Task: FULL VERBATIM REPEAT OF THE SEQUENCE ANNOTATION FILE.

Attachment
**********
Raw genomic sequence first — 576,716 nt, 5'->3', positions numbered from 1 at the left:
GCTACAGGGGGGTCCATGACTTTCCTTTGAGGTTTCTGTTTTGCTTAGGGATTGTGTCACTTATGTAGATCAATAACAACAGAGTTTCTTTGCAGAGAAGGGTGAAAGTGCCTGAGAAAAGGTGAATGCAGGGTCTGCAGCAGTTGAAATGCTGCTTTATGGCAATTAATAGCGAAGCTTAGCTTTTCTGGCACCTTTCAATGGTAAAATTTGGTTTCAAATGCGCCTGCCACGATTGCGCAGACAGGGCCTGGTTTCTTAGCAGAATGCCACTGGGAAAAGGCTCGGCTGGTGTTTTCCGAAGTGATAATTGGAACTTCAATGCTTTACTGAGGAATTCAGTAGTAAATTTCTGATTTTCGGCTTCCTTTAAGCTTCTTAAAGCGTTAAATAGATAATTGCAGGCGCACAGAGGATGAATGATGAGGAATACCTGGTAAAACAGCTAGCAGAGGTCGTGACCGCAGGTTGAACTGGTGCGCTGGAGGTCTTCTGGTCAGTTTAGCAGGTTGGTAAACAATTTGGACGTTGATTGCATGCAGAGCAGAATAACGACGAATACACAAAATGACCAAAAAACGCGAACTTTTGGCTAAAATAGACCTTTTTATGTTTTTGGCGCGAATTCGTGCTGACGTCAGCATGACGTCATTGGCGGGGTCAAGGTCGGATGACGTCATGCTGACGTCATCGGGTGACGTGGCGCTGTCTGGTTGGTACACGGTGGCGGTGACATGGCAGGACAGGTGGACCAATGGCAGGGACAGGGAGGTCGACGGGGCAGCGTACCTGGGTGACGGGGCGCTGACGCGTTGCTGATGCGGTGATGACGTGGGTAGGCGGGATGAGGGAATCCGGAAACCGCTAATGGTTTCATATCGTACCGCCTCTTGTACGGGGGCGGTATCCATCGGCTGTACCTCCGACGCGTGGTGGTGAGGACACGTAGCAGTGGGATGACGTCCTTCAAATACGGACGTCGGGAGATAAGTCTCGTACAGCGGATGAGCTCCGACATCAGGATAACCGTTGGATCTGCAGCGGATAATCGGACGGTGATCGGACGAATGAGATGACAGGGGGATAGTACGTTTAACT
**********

Raw genomic sequence first — 576,716 nt, 5'->3', positions numbered from 1 at the left:
GCTACAGGGGGGTCCATGACTTTCCTTTGAGGTTTCTGTTTTGCTTAGGGATTGTGTCACTTATGTAGATCAATAACAACAGAGTTTCTTTGCAGAGAAGGGTGAAAGTGCCTGAGAAAAGGTGAATGCAGGGTCTGCAGCAGTTGAAATGCTGCTTTATGGCAATTAATAGCGAAGCTTAGCTTTTCTGGCACCTTTCAATGGTAAAATTTGGTTTCAAATGCGCCTGCCACGATTGCGCAGACAGGGCCTGGTTTCTTAGCAGAATGCCACTGGGAAAAGGCTCGGCTGGTGTTTTCCGAAGTGATAATTGGAACTTCAATGCTTTACTGAGGAATTCAGTAGTAAATTTCTGATTTTCGGCTTCCTTTAAGCTTCTTAAAGCGTTAAATAGATAATTGCAGGCGCACAGAGGATGAATGATGAGGAATACCTGGTAAAACAGCTAGCAGAGGTCGTGACCGCAGGTTGAACTGGTGCGCTGGAGGTCTTCTGGTCAGTTTAGCAGGTTGGTAAACAATTTGGACGTTGATTGCATGCAGAGCAGAATAACGACGAATACACAAAATGACCAAAAAACGCGAACTTTTGGCTAAAATAGACCTTTTTATGTTTTTGGCGCGAATTCGTGCTGACGTCAGCATGACGTCATTGGCGGGGTCAAGGTCGGATGACGTCATGCTGACGTCATCGGGTGACGTGGCGCTGTCTGGTTGGTACACGGTGGCGGTGACATGGCAGGACAGGTGGACCAATGGCAGGGACAGGGAGGTCGACGGGGCAGCGTACCTGGGTGACGGGGCGCTGACGCGTTGCTGATGCGGTGATGACGTGGGTAGGCGGGATGAGGGAATCCGGAAACCGCTAATGGTTTCATATCGTACCGCCTCTTGTACGGGGGCGGTATCCATCGGCTGTACCTCCGACGCGTGGTGGTGAGGACACGTAGCAGTGGGATGACGTCCTTCAAATACGGACGTCGGGAGATAAGTCTCGTACAGCGGATGAGCTCCGACATCAGGATAACCGTTGGATCTGCAGCGGATAATCGGACGGTGATCGGACGAATGAGATGACAGGGGGATAGTACGTTTAACT